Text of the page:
Patrick Hoffman
Program Leader

We have a teenager who used to have very intense tantrums. When faced with challenges he did not understand or requirements he felt were too high, he had no vocabulary to explain his thoughts or emotions, so it would just be a matter of time before his frustrations would boil over and become a tantrum. At that point, he would get up and throw things. His tone of voice changed and he copied things he had seen from films or cartoons about fighting. He would use words like happy, sad, or angry to describe his feelings, but more complex emotions such as frustrated, impatient, or insecure were beyond his perception.

One time, after an intense tantrum, he asked us in tears if there would ever come a time where he would be able to control his emotions. He was so sad about his own behavior and lack of self-control. But often when we talked with him afterwards, he found it very hard to systematize; he would be so upset from the experience that he sometimes wasn’t even able to remember the event in full. His lack of self-awareness and limited emotional language made it very hard to discuss the antecedents and how he could improve his behavior.

We knew we had to make him aware that he had choices in every situation and that he could foresee a problem before it comes and try to adapt.

For the past four months, we have been trying a new technique. He has three colored dots: green, yellow, and red, to express where he is in terms of mood. We incorporate these into our daily conversations. He can show us everything from how he feels about his friend to whether or not he liked a movie. Although he still cannot express specific emotions (both expressing and naming emotions was difficult for him), he now has a whole new awareness of how he’s feeling.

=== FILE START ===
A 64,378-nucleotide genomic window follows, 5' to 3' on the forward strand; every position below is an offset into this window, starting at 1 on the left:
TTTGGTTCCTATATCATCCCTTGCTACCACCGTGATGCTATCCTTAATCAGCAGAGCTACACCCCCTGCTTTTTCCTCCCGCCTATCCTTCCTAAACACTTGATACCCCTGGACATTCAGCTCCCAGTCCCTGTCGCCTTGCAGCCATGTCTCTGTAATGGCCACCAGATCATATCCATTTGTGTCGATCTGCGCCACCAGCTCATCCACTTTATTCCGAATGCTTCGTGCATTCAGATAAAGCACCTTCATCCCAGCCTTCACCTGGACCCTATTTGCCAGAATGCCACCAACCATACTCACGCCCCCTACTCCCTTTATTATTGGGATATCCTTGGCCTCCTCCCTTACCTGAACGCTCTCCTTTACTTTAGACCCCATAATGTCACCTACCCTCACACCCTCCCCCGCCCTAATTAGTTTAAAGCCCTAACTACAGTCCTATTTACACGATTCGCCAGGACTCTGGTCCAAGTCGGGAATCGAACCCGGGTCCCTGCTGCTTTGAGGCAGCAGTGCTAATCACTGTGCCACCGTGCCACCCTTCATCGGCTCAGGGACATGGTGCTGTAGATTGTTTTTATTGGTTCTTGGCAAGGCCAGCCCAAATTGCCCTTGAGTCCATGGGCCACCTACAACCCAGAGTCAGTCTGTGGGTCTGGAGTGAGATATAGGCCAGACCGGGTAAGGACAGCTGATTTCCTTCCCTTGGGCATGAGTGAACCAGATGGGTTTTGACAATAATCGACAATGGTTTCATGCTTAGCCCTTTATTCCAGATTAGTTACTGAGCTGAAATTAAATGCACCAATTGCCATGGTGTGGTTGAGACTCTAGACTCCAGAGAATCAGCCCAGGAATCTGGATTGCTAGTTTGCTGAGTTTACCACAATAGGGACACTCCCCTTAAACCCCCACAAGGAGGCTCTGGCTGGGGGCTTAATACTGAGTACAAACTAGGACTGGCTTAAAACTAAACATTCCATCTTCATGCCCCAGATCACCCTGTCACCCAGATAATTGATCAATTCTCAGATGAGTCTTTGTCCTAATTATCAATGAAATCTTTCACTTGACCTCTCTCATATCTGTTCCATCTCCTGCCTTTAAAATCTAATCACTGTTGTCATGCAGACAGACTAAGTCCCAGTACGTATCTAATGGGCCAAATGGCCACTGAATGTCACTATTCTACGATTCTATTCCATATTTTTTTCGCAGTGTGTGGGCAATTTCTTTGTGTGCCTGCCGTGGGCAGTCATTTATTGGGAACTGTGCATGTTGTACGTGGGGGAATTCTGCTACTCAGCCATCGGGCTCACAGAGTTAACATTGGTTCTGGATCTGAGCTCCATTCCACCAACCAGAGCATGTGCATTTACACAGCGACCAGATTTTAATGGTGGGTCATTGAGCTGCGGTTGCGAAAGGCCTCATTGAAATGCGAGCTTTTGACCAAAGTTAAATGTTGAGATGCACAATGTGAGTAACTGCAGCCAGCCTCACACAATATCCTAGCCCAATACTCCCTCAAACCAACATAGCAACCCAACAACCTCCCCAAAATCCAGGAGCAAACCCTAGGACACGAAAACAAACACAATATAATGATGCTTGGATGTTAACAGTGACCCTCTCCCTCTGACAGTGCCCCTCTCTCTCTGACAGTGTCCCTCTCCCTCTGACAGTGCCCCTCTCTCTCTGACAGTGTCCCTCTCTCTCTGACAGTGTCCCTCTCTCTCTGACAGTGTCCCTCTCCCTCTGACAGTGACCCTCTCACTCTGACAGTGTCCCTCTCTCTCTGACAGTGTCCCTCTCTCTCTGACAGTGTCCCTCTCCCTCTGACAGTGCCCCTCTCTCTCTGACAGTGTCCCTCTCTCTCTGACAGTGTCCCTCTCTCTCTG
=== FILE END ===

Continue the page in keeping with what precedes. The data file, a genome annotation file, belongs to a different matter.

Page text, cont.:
Nowadays, he comes to me and he’ll say, “I’m yellow now, on my way to red.” And that gives me the chance to reassure him, talk to him. He now has a way to manage his emotions and we’ve seen a drastic decrease in his tantrums. He comes to us before he explodes. On a regular basis he will come and tell us with excitement about how he controlled his emotions at home or elsewhere. For example, he’ll say, “Yesterday when my iPad didn’t work, I felt yellow, but then I did something else and later my iPad worked again. So I was green again.” Or, “My toy broke yesterday, but you know what? I just stayed in green and then I asked my uncle to help me fix it.”

We realized that not only did the color system help him visualize and map his emotions, it also helped him think in terms of how to problem solve, which is an amazing side-benefit!

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